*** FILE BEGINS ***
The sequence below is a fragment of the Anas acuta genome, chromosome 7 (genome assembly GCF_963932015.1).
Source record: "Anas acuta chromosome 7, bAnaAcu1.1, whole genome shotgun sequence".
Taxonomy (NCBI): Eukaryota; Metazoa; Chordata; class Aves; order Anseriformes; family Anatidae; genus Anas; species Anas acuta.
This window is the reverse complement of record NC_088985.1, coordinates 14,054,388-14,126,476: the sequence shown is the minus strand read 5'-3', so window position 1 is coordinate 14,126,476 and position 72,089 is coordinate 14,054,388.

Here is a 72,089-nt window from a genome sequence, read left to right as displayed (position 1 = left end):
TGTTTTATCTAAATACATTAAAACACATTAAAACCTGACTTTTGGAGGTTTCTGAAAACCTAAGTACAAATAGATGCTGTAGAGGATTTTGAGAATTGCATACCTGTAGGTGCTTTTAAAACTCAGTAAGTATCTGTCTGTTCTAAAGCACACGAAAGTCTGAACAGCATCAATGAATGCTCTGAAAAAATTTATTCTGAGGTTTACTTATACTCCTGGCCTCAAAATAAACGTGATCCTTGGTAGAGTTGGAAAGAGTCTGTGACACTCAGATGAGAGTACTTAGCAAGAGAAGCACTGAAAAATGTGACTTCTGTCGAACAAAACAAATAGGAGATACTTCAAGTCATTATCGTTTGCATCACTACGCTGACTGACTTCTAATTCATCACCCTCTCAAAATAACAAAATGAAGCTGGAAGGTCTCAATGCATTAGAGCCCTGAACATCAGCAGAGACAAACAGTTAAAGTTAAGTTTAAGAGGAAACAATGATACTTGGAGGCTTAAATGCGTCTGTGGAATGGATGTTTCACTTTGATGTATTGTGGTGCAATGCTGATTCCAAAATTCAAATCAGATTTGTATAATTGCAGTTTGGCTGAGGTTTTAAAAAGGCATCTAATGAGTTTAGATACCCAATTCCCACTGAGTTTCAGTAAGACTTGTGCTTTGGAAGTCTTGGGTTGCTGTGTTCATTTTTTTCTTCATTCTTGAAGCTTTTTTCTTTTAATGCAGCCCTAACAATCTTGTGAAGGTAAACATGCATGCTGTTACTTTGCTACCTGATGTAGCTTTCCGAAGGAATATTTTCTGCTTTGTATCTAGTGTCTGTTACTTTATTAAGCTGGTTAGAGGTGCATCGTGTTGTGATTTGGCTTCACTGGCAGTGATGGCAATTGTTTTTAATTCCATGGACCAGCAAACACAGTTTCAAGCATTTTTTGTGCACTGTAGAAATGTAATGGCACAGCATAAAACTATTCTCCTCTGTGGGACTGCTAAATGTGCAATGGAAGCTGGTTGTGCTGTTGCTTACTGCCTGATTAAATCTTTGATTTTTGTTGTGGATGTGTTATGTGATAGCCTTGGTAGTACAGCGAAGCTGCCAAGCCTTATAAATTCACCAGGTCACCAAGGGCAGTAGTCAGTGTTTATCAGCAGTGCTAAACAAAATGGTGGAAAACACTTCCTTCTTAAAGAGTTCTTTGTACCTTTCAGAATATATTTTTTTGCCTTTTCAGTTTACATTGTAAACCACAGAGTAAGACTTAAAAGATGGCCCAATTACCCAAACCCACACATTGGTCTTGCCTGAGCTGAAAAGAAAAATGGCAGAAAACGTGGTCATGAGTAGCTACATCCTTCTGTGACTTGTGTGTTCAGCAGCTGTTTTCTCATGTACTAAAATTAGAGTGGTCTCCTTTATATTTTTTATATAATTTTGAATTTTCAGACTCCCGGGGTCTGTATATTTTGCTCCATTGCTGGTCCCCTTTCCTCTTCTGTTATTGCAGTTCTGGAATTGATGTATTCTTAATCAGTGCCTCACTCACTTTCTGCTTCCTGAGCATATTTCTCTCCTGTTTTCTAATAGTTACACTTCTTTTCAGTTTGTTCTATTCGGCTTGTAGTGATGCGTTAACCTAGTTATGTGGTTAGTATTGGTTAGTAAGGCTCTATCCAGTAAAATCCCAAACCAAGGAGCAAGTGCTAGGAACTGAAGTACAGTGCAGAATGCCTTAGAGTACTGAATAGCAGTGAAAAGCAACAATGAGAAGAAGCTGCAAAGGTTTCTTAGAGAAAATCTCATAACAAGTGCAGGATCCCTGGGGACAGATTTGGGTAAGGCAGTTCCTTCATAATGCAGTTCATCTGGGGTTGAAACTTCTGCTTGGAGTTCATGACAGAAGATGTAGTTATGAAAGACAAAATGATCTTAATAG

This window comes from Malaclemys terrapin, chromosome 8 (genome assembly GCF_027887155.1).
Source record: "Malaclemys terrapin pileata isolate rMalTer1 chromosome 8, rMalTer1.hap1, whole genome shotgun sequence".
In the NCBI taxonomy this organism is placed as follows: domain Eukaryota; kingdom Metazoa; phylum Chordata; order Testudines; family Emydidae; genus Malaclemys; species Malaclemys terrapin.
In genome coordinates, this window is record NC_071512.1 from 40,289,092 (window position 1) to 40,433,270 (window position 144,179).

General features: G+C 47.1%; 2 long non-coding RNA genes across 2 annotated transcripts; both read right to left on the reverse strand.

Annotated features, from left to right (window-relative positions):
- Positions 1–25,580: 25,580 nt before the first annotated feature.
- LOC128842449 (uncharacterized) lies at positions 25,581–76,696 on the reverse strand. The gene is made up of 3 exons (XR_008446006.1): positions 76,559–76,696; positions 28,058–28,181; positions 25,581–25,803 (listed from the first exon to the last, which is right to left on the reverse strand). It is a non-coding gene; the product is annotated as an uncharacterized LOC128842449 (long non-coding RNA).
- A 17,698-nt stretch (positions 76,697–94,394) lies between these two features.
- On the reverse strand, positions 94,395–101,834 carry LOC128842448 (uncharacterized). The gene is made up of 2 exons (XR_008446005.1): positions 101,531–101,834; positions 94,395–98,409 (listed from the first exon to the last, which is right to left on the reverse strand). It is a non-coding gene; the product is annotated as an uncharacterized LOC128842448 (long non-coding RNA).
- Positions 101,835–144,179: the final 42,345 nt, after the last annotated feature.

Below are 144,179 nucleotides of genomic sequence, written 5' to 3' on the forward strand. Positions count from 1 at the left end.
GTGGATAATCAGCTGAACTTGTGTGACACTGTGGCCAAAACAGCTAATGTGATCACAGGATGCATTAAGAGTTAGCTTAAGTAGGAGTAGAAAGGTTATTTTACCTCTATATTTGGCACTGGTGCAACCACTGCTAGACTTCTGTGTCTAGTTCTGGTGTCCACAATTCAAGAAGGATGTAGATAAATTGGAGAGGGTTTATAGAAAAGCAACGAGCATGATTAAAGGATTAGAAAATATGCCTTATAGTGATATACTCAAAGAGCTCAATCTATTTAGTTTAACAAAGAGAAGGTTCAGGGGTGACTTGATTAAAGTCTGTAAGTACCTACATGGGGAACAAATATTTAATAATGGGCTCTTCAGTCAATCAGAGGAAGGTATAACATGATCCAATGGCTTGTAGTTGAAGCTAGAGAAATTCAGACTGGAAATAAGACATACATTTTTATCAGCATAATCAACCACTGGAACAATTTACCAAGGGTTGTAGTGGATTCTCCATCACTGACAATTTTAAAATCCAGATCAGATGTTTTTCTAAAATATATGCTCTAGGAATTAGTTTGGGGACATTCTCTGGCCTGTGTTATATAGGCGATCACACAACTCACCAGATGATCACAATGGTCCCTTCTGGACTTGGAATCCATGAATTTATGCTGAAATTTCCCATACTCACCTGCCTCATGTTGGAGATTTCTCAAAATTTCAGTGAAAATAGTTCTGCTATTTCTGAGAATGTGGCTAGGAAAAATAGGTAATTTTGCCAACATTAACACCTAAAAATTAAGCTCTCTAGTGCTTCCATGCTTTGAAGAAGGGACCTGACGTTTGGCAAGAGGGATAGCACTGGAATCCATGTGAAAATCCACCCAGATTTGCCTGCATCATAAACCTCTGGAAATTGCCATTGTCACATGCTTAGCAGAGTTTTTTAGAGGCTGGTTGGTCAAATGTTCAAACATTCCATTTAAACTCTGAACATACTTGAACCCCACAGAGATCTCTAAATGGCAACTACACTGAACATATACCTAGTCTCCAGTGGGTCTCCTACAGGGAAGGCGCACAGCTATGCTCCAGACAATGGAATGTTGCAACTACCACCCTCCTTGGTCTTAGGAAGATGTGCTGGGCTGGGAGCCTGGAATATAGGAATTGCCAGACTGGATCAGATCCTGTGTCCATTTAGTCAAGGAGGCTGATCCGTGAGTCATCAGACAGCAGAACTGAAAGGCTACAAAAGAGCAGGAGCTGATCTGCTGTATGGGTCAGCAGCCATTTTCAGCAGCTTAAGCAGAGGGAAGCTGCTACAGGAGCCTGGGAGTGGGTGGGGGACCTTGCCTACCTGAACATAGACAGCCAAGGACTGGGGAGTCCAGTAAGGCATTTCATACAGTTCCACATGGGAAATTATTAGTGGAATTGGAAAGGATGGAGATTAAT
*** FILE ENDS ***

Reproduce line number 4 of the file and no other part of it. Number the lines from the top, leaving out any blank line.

This window is the reverse complement of record NC_088985.1, coordinates 14,054,388-14,126,476: the sequence shown is the minus strand read 5'-3', so window position 1 is coordinate 14,126,476 and position 72,089 is coordinate 14,054,388.